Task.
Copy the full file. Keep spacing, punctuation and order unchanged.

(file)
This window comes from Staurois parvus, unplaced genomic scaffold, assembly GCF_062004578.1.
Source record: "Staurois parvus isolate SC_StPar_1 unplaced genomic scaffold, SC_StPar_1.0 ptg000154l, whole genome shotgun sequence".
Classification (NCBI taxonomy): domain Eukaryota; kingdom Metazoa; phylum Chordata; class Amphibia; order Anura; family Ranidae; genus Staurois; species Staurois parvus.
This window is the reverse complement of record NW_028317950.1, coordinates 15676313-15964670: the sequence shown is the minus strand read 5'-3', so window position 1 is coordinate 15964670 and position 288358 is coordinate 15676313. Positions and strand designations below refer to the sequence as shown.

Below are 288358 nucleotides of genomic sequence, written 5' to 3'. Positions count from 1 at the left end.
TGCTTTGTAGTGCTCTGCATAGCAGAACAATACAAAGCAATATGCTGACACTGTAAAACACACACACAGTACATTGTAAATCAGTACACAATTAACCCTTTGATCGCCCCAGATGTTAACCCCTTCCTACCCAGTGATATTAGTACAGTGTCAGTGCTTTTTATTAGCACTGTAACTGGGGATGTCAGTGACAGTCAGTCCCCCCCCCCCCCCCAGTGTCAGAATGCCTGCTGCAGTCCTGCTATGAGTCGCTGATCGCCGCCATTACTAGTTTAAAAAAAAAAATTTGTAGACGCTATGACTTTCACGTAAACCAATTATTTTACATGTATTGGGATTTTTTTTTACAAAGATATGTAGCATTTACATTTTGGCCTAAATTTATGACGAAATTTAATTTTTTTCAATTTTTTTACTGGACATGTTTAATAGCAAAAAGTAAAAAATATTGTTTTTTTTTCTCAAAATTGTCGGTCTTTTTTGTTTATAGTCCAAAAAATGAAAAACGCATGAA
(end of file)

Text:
This window comes from Staurois parvus, unplaced genomic scaffold, assembly GCF_062004578.1.
Source record: "Staurois parvus isolate SC_StPar_1 unplaced genomic scaffold, SC_StPar_1.0 ptg000154l, whole genome shotgun sequence".
Classification (NCBI taxonomy): domain Eukaryota; kingdom Metazoa; phylum Chordata; class Amphibia; order Anura; family Ranidae; genus Staurois; species Staurois parvus.
This window is the reverse complement of record NW_028317950.1, coordinates 15676313-15964670: the sequence shown is the minus strand read 5'-3', so window position 1 is coordinate 15964670 and position 288358 is coordinate 15676313. Positions and strand designations below refer to the sequence as shown.

Below are 288358 nucleotides of genomic sequence, written 5' to 3'. Positions count from 1 at the left end.
TGCTTTGTAGTGCTCTGCATAGCAGAACAATACAAAGCAATATGCTGACACTGTAAAACACACACACAGTACATTGTAAATCAGTACACAATTAACCCTTTGATCGCCCCAGATGTTAACCCCTTCCTACCCAGTGATATTAGTACAGTGTCAGTGCTTTTTATTAGCACTGTAACTGGGGATGTCAGTGACAGTCAGTCCCCCCCCCCCCCCCAGTGTCAGAATGCCTGCTGCAGTCCTGCTATGAGTCGCTGATCGCCGCCATTACTAGTTTAAAAAAAAAAATTTGTAGACGCTATGACTTTCACGTAAACCAATTATTTTACATGTATTGGGATTTTTTTTTACAAAGATATGTAGCATTTACATTTTGGCCTAAATTTATGACGAAATTTAATTTTTTTCAATTTTTTTACTGGACATGTTTAATAGCAAAAAGTAAAAAATATTGTTTTTTTTTCTCAAAATTGTCGGTCTTTTTTGTTTATAGTCCAAAAAATGAAAAACGCATGAA